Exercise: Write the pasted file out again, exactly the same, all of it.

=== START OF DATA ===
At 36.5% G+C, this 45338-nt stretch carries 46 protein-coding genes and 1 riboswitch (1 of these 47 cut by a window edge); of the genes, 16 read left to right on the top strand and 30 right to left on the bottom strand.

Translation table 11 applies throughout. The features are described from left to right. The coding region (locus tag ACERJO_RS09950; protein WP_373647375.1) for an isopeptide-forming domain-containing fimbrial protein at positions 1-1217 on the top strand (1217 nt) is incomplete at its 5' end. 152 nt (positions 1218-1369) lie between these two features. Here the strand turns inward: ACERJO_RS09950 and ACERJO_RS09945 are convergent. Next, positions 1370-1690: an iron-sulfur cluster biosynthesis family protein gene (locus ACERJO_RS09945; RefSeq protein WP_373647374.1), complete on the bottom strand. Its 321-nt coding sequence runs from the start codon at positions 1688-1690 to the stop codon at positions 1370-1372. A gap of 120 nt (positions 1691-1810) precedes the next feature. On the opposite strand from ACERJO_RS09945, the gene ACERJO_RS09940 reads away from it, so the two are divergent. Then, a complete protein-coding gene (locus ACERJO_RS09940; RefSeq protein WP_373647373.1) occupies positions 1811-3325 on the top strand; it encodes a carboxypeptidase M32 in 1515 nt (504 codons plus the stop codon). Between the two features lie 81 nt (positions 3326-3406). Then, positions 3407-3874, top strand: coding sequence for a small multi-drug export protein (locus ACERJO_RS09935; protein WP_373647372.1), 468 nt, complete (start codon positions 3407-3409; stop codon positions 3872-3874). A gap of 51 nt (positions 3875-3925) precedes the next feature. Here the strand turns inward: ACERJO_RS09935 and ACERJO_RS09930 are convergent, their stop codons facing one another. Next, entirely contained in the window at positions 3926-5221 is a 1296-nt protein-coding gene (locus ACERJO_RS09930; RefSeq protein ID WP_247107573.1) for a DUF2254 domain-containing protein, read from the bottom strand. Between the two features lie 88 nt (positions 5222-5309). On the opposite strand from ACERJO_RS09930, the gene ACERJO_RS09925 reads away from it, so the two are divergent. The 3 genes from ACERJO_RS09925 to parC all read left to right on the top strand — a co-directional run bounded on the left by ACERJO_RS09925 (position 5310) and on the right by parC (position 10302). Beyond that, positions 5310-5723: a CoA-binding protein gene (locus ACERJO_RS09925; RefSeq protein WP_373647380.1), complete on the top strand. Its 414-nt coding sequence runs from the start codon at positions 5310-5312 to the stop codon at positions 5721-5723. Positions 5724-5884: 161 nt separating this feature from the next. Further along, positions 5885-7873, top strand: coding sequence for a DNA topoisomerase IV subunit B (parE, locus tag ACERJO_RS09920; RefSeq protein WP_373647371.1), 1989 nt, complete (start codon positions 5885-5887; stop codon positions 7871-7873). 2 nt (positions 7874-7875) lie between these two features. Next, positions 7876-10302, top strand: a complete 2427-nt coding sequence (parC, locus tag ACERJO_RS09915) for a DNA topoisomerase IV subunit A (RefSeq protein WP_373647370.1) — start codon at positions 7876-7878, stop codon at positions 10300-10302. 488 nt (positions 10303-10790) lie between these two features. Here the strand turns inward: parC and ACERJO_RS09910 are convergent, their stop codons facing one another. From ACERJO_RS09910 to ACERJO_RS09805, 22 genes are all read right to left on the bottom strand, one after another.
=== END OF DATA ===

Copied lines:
At 36.5% G+C, this 45338-nt stretch carries 46 protein-coding genes and 1 riboswitch (1 of these 47 cut by a window edge); of the genes, 16 read left to right on the top strand and 30 right to left on the bottom strand.

Translation table 11 applies throughout. The features are described from left to right. The coding region (locus tag ACERJO_RS09950; protein WP_373647375.1) for an isopeptide-forming domain-containing fimbrial protein at positions 1-1217 on the top strand (1217 nt) is incomplete at its 5' end. 152 nt (positions 1218-1369) lie between these two features. Here the strand turns inward: ACERJO_RS09950 and ACERJO_RS09945 are convergent. Next, positions 1370-1690: an iron-sulfur cluster biosynthesis family protein gene (locus ACERJO_RS09945; RefSeq protein WP_373647374.1), complete on the bottom strand. Its 321-nt coding sequence runs from the start codon at positions 1688-1690 to the stop codon at positions 1370-1372. A gap of 120 nt (positions 1691-1810) precedes the next feature. On the opposite strand from ACERJO_RS09945, the gene ACERJO_RS09940 reads away from it, so the two are divergent. Then, a complete protein-coding gene (locus ACERJO_RS09940; RefSeq protein WP_373647373.1) occupies positions 1811-3325 on the top strand; it encodes a carboxypeptidase M32 in 1515 nt (504 codons plus the stop codon). Between the two features lie 81 nt (positions 3326-3406). Then, positions 3407-3874, top strand: coding sequence for a small multi-drug export protein (locus ACERJO_RS09935; protein WP_373647372.1), 468 nt, complete (start codon positions 3407-3409; stop codon positions 3872-3874). A gap of 51 nt (positions 3875-3925) precedes the next feature. Here the strand turns inward: ACERJO_RS09935 and ACERJO_RS09930 are convergent, their stop codons facing one another. Next, entirely contained in the window at positions 3926-5221 is a 1296-nt protein-coding gene (locus ACERJO_RS09930; RefSeq protein ID WP_247107573.1) for a DUF2254 domain-containing protein, read from the bottom strand. Between the two features lie 88 nt (positions 5222-5309). On the opposite strand from ACERJO_RS09930, the gene ACERJO_RS09925 reads away from it, so the two are divergent. The 3 genes from ACERJO_RS09925 to parC all read left to right on the top strand — a co-directional run bounded on the left by ACERJO_RS09925 (position 5310) and on the right by parC (position 10302). Beyond that, positions 5310-5723: a CoA-binding protein gene (locus ACERJO_RS09925; RefSeq protein WP_373647380.1), complete on the top strand. Its 414-nt coding sequence runs from the start codon at positions 5310-5312 to the stop codon at positions 5721-5723. Positions 5724-5884: 161 nt separating this feature from the next. Further along, positions 5885-7873, top strand: coding sequence for a DNA topoisomerase IV subunit B (parE, locus tag ACERJO_RS09920; RefSeq protein WP_373647371.1), 1989 nt, complete (start codon positions 5885-5887; stop codon positions 7871-7873). 2 nt (positions 7874-7875) lie between these two features. Next, positions 7876-10302, top strand: a complete 2427-nt coding sequence (parC, locus tag ACERJO_RS09915) for a DNA topoisomerase IV subunit A (RefSeq protein WP_373647370.1) — start codon at positions 7876-7878, stop codon at positions 10300-10302. 488 nt (positions 10303-10790) lie between these two features. Here the strand turns inward: parC and ACERJO_RS09910 are convergent, their stop codons facing one another. From ACERJO_RS09910 to ACERJO_RS09805, 22 genes are all read right to left on the bottom strand, one after another.